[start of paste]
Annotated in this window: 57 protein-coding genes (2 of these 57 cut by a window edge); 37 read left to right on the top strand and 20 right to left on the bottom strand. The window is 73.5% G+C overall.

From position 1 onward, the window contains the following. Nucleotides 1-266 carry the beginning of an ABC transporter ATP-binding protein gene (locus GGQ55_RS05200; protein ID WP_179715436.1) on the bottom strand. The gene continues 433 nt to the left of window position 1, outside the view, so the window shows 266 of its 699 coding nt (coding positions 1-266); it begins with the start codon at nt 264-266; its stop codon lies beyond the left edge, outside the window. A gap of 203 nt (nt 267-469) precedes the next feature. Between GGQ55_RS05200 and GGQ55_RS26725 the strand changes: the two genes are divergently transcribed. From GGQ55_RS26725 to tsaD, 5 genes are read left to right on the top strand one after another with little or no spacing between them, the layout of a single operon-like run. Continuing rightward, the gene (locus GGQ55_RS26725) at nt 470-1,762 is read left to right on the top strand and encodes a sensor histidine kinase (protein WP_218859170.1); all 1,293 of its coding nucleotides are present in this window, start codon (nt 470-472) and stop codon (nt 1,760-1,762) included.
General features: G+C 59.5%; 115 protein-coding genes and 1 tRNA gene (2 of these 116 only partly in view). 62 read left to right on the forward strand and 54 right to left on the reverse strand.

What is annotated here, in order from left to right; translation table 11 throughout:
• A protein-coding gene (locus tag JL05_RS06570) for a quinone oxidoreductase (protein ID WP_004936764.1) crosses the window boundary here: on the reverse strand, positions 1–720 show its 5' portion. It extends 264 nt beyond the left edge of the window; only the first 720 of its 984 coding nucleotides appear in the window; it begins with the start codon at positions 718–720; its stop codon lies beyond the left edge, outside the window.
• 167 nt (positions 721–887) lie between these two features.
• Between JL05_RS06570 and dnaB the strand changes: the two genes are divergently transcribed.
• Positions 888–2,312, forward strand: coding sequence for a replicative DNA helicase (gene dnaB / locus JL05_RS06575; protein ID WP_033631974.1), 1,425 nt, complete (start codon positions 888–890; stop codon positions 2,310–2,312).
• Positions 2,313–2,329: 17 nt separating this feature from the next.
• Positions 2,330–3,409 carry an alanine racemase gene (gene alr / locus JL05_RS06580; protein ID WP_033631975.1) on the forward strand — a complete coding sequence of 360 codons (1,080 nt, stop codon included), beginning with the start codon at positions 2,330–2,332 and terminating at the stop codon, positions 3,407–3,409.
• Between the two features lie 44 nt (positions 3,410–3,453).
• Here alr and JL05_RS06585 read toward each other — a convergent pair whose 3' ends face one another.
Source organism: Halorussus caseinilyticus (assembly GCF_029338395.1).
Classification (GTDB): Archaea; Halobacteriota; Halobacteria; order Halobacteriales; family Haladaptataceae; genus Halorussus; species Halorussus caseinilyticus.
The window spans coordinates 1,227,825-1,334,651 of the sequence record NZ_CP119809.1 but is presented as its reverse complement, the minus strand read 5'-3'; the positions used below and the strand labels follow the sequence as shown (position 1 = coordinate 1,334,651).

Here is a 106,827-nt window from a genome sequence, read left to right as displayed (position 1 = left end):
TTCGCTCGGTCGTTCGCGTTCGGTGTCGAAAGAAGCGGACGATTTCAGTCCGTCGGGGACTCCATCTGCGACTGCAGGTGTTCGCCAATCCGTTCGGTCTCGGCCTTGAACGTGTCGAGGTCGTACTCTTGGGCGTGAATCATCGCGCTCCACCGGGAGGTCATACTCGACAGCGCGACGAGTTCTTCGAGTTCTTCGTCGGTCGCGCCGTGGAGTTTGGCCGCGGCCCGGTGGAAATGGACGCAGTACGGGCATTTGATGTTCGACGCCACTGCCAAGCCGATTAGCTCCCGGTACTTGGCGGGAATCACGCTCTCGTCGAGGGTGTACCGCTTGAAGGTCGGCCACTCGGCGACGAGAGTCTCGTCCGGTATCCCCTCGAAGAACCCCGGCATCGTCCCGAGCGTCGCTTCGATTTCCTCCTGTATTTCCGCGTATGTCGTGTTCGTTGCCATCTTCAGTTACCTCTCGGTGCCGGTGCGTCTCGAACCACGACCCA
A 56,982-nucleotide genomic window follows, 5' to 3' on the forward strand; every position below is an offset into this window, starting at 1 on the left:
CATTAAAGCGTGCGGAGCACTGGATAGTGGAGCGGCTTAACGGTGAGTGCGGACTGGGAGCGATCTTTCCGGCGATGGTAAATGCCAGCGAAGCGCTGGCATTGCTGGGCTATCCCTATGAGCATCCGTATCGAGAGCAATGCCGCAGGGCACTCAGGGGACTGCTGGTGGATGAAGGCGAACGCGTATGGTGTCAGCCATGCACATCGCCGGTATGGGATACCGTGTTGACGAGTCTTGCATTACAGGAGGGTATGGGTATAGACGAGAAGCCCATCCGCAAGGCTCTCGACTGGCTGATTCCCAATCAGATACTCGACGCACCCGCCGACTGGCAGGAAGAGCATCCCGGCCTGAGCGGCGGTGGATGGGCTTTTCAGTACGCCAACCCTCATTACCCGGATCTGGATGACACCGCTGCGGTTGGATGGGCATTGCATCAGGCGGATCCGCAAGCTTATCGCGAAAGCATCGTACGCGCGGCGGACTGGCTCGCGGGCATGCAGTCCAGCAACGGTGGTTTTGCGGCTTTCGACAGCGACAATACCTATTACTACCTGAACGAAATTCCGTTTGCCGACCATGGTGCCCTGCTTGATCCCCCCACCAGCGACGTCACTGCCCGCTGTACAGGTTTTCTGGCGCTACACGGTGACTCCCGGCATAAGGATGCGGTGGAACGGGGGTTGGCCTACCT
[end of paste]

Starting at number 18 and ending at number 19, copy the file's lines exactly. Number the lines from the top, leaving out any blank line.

A 56,982-nucleotide genomic window follows, 5' to 3' on the forward strand; every position below is an offset into this window, starting at 1 on the left:
CATTAAAGCGTGCGGAGCACTGGATAGTGGAGCGGCTTAACGGTGAGTGCGGACTGGGAGCGATCTTTCCGGCGATGGTAAATGCCAGCGAAGCGCTGGCATTGCTGGGCTATCCCTATGAGCATCCGTATCGAGAGCAATGCCGCAGGGCACTCAGGGGACTGCTGGTGGATGAAGGCGAACGCGTATGGTGTCAGCCATGCACATCGCCGGTATGGGATACCGTGTTGACGAGTCTTGCATTACAGGAGGGTATGGGTATAGACGAGAAGCCCATCCGCAAGGCTCTCGACTGGCTGATTCCCAATCAGATACTCGACGCACCCGCCGACTGGCAGGAAGAGCATCCCGGCCTGAGCGGCGGTGGATGGGCTTTTCAGTACGCCAACCCTCATTACCCGGATCTGGATGACACCGCTGCGGTTGGATGGGCATTGCATCAGGCGGATCCGCAAGCTTATCGCGAAAGCATCGTACGCGCGGCGGACTGGCTCGCGGGCATGCAGTCCAGCAACGGTGGTTTTGCGGCTTTCGACAGCGACAATACCTATTACTACCTGAACGAAATTCCGTTTGCCGACCATGGTGCCCTGCTTGATCCCCCCACCAGCGACGTCACTGCCCGCTGTACAGGTTTTCTGGCGCTACACGGTGACTCCCGGCATAAGGATGCGGTGGAACGGGGGTTGGCCTACCT